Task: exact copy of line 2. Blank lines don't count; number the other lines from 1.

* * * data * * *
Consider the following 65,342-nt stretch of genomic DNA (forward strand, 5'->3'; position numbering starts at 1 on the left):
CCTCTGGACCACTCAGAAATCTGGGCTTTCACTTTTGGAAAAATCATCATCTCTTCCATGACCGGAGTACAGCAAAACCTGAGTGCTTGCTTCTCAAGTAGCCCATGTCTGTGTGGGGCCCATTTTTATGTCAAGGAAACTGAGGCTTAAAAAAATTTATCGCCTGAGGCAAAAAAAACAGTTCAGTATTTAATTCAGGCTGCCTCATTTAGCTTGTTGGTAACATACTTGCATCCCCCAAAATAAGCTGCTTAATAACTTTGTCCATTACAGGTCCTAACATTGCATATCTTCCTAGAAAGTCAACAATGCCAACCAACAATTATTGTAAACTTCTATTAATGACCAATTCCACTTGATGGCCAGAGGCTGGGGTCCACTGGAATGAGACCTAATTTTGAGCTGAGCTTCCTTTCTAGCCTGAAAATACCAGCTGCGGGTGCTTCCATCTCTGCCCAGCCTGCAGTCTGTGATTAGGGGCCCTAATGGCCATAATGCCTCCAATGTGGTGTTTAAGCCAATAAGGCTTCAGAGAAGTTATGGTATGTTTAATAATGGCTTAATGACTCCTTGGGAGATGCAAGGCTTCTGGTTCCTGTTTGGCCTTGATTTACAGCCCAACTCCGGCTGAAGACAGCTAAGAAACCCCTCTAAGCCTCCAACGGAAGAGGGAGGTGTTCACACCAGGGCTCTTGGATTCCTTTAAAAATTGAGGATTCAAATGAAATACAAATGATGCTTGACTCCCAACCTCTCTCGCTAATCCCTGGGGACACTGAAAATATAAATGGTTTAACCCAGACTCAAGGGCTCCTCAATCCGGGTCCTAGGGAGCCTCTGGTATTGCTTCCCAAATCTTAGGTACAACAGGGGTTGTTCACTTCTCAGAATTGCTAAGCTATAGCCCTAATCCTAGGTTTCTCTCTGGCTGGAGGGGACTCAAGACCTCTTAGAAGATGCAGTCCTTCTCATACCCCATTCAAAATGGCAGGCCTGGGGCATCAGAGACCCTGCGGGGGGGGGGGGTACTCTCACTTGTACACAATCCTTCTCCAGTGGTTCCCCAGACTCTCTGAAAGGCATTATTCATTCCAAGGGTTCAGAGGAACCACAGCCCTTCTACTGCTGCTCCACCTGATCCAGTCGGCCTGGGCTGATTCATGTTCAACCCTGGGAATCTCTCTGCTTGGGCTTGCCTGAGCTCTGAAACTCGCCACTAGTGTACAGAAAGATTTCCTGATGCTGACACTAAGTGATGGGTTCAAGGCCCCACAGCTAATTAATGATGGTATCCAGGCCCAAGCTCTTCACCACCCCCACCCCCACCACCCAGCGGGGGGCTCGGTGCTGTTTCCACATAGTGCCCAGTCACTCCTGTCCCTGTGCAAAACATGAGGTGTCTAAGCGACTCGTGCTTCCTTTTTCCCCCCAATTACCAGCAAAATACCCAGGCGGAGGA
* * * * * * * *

CCTCTGGACCACTCAGAAATCTGGGCTTTCACTTTTGGAAAAATCATCATCTCTTCCATGACCGGAGTACAGCAAAACCTGAGTGCTTGCTTCTCAAGTAGCCCATGTCTGTGTGGGGCCCATTTTTATGTCAAGGAAACTGAGGCTTAAAAAAATTTATCGCCTGAGGCAAAAAAAACAGTTCAGTATTTAATTCAGGCTGCCTCATTTAGCTTGTTGGTAACATACTTGCATCCCCCAAAATAAGCTGCTTAATAACTTTGTCCATTACAGGTCCTAACATTGCATATCTTCCTAGAAAGTCAACAATGCCAACCAACAATTATTGTAAACTTCTATTAATGACCAATTCCACTTGATGGCCAGAGGCTGGGGTCCACTGGAATGAGACCTAATTTTGAGCTGAGCTTCCTTTCTAGCCTGAAAATACCAGCTGCGGGTGCTTCCATCTCTGCCCAGCCTGCAGTCTGTGATTAGGGGCCCTAATGGCCATAATGCCTCCAATGTGGTGTTTAAGCCAATAAGGCTTCAGAGAAGTTATGGTATGTTTAATAATGGCTTAATGACTCCTTGGGAGATGCAAGGCTTCTGGTTCCTGTTTGGCCTTGATTTACAGCCCAACTCCGGCTGAAGACAGCTAAGAAACCCCTCTAAGCCTCCAACGGAAGAGGGAGGTGTTCACACCAGGGCTCTTGGATTCCTTTAAAAATTGAGGATTCAAATGAAATACAAATGATGCTTGACTCCCAACCTCTCTCGCTAATCCCTGGGGACACTGAAAATATAAATGGTTTAACCCAGACTCAAGGGCTCCTCAATCCGGGTCCTAGGGAGCCTCTGGTATTGCTTCCCAAATCTTAGGTACAACAGGGGTTGTTCACTTCTCAGAATTGCTAAGCTATAGCCCTAATCCTAGGTTTCTCTCTGGCTGGAGGGGACTCAAGACCTCTTAGAAGATGCAGTCCTTCTCATACCCCATTCAAAATGGCAGGCCTGGGGCATCAGAGACCCTGCGGGGGGGGGGGGTACTCTCACTTGTACACAATCCTTCTCCAGTGGTTCCCCAGACTCTCTGAAAGGCATTATTCATTCCAAGGGTTCAGAGGAACCACAGCCCTTCTACTGCTGCTCCACCTGATCCAGTCGGCCTGGGCTGATTCATGTTCAACCCTGGGAATCTCTCTGCTTGGGCTTGCCTGAGCTCTGAAACTCGCCACTAGTGTACAGAAAGATTTCCTGATGCTGACACTAAGTGATGGGTTCAAGGCCCCACAGCTAATTAATGATGGTATCCAGGCCCAAGCTCTTCACCACCCCCACCCCCACCACCCAGCGGGGGGCTCGGTGCTGTTTCCACATAGTGCCCAGTCACTCCTGTCCCTGTGCAAAACATGAGGTGTCTAAGCGACTCGTGCTTCCTTTTTCCCCCCAATTACCAGCAAAATACCCAGGCGGAGGA